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The Pirates of Somalia
The Rediff Interview/Jayant Abhyankar, International Maritime Bureau
Jayant Abhyankar, Deputy Director of the International Maritime Bureau
London , UK , November 16, 2005 (The Rediff) – It was meant to be a dream 16-day holiday aboard a five-star luxury cruise but then the pirates came in the dead of night.
Seabourn Spirit, the luxury liner carrying 151 passengers and 160 crew had sailed from Alexandria in Egypt and had turned into the Horn of Africa, when about 160 kms from the coast of Somalia, it was attacked by pirates armed with rocket-propelled grenades.
The ship bound for Mombasa , Kenya , was carrying tourists from the UK , US, Canada , Australia and some European countries.
In reports carried on the first such attack on a cruise liner since Palestinian terrorists captured the Achille Lauro in the Mediterranean Sea in 1985 and killed a wheelchair-bound American -- passengers aboard the Seabourn revealed how they dived to the floor, locked themselves in the bathroom and were asked by the captain to assemble in the dining hall when they realized they were under attack.
The liner managed a narrow escape, emitting a deafening alarm accompanied by a strong beam of light towards the pirate's ships and sped into the sea.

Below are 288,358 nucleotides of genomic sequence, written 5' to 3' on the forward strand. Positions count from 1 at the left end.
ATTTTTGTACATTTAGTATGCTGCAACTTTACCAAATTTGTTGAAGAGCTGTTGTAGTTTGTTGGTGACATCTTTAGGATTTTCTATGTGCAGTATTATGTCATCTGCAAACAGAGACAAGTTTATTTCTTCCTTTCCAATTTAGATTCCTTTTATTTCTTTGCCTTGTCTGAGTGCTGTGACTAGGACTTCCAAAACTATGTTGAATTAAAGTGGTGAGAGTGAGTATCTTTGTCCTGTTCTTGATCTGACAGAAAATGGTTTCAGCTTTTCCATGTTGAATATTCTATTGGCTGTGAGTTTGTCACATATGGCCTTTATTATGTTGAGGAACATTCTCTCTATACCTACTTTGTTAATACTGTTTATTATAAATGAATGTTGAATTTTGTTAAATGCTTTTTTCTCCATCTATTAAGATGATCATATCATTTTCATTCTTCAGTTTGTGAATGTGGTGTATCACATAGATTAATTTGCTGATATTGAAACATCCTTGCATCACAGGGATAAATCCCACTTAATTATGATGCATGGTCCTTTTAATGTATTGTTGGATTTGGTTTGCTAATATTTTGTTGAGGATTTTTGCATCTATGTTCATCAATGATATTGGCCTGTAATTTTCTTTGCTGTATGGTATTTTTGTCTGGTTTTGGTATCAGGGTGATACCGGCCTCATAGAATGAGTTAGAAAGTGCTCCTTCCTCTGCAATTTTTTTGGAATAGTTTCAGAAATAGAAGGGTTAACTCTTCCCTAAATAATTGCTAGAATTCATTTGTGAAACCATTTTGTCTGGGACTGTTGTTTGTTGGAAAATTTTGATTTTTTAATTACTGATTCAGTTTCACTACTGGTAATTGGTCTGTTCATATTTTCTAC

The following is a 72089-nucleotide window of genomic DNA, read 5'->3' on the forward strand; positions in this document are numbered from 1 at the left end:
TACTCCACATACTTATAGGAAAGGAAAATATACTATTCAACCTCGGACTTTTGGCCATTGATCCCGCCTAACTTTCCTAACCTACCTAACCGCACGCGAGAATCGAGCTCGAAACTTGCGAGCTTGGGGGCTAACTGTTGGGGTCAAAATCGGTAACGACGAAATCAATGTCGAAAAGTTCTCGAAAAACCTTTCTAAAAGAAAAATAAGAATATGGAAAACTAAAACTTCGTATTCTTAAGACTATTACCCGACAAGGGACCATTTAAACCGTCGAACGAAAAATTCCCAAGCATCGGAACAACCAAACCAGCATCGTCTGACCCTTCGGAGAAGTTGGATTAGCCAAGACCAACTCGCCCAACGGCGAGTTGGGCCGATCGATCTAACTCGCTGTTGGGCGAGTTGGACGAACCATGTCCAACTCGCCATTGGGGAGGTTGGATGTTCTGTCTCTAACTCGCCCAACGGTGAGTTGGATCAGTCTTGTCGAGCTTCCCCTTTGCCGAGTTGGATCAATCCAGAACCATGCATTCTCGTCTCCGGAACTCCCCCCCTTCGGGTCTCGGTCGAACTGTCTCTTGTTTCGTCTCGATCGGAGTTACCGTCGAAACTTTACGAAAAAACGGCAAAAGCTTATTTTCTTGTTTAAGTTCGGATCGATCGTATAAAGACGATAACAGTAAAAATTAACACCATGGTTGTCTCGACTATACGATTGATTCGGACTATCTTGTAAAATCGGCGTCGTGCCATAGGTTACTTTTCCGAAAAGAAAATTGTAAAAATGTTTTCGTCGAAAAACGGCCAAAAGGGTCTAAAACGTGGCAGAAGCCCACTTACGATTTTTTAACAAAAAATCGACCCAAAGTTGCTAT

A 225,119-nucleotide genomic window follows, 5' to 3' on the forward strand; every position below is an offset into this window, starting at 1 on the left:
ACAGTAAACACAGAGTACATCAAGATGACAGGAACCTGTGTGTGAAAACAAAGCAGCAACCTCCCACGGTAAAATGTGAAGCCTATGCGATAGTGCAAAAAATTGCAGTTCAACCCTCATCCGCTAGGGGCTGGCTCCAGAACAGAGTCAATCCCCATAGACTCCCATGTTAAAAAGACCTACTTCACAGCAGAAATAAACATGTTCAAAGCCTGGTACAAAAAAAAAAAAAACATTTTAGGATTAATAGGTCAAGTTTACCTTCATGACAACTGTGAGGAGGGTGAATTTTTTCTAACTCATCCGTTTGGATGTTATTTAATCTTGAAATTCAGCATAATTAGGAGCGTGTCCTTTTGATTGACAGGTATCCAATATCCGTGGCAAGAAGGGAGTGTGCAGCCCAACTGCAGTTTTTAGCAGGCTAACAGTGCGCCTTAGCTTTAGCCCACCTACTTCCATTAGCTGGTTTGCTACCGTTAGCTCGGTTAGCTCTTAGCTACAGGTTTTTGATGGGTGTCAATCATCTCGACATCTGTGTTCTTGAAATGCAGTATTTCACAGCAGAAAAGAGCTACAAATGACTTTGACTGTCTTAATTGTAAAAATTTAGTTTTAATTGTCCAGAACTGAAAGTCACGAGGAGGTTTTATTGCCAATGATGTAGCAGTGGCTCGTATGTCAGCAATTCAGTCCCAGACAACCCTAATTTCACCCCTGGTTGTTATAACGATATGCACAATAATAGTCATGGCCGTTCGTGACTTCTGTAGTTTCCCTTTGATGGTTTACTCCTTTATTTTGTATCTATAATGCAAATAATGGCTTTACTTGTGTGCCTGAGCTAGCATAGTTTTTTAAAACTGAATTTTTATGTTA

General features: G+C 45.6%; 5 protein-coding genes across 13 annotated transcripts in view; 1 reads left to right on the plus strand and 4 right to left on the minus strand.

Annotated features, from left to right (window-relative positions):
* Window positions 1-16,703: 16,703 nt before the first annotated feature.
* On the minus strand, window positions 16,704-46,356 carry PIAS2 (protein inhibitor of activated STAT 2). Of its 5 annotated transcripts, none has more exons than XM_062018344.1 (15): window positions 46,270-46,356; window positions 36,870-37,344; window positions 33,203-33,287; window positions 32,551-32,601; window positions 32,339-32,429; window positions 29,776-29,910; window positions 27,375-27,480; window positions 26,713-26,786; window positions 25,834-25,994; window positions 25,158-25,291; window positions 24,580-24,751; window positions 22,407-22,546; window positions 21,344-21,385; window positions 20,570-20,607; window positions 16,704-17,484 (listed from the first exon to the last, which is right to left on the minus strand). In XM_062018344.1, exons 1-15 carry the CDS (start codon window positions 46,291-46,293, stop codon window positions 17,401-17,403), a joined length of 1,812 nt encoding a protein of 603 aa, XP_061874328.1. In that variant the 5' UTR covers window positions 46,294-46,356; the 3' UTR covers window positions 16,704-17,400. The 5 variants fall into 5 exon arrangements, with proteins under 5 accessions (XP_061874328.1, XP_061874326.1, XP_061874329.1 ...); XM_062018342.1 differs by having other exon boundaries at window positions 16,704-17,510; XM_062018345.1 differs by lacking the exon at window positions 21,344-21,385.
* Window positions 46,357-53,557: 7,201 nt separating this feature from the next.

This made it the 25th pirate attack off the Somali coast in the past six months as confirmed by the International Maritime Bureau in the United Kingdom . The absence of a functioning government and rule by warlords in the country for the last 14 years has made Somalian waters the most dangerous in the world.
Jayant Abhyankar, Deputy Director of the International Maritime Bureau -- which deals in fighting crimes related to maritime trade, transportation and piracy -- spoke to Assistant Managing Editor Archana Masih in a telephone interview from Essex about the alarming situation for ships passing the Somalian coast and the other risks like hijacking and loot faced by ships at sea.
Pirates armed with guns attacked a luxury liner last week off the coast of Somalia . Are the Somalian waters most dangerous for ships to operate in?